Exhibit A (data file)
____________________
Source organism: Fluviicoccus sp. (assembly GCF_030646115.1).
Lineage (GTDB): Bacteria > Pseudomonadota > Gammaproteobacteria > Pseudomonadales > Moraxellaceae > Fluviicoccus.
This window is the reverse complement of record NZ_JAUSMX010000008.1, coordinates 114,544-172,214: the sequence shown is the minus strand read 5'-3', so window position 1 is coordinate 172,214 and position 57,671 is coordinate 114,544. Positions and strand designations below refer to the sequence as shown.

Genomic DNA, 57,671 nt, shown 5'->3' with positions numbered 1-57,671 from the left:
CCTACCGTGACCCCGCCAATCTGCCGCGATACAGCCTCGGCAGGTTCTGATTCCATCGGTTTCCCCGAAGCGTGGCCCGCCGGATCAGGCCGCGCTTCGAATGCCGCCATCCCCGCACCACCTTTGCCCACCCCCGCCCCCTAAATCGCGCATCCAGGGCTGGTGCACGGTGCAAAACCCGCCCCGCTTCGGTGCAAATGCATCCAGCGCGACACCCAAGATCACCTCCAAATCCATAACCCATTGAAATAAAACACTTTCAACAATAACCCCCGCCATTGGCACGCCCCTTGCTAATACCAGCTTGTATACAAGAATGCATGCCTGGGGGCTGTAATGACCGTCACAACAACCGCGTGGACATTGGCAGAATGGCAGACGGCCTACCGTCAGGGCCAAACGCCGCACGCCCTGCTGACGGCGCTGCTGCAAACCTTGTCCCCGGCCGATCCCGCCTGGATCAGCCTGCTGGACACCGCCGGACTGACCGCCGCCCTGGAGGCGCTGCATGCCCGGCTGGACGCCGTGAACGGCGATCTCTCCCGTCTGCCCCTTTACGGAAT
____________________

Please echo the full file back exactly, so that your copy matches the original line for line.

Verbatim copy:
Source organism: Fluviicoccus sp. (assembly GCF_030646115.1).
Lineage (GTDB): Bacteria > Pseudomonadota > Gammaproteobacteria > Pseudomonadales > Moraxellaceae > Fluviicoccus.
This window is the reverse complement of record NZ_JAUSMX010000008.1, coordinates 114,544-172,214: the sequence shown is the minus strand read 5'-3', so window position 1 is coordinate 172,214 and position 57,671 is coordinate 114,544. Positions and strand designations below refer to the sequence as shown.

Genomic DNA, 57,671 nt, shown 5'->3' with positions numbered 1-57,671 from the left:
CCTACCGTGACCCCGCCAATCTGCCGCGATACAGCCTCGGCAGGTTCTGATTCCATCGGTTTCCCCGAAGCGTGGCCCGCCGGATCAGGCCGCGCTTCGAATGCCGCCATCCCCGCACCACCTTTGCCCACCCCCGCCCCCTAAATCGCGCATCCAGGGCTGGTGCACGGTGCAAAACCCGCCCCGCTTCGGTGCAAATGCATCCAGCGCGACACCCAAGATCACCTCCAAATCCATAACCCATTGAAATAAAACACTTTCAACAATAACCCCCGCCATTGGCACGCCCCTTGCTAATACCAGCTTGTATACAAGAATGCATGCCTGGGGGCTGTAATGACCGTCACAACAACCGCGTGGACATTGGCAGAATGGCAGACGGCCTACCGTCAGGGCCAAACGCCGCACGCCCTGCTGACGGCGCTGCTGCAAACCTTGTCCCCGGCCGATCCCGCCTGGATCAGCCTGCTGGACACCGCCGGACTGACCGCCGCCCTGGAGGCGCTGCATGCCCGGCTGGACGCCGTGAACGGCGATCTCTCCCGTCTGCCCCTTTACGGAAT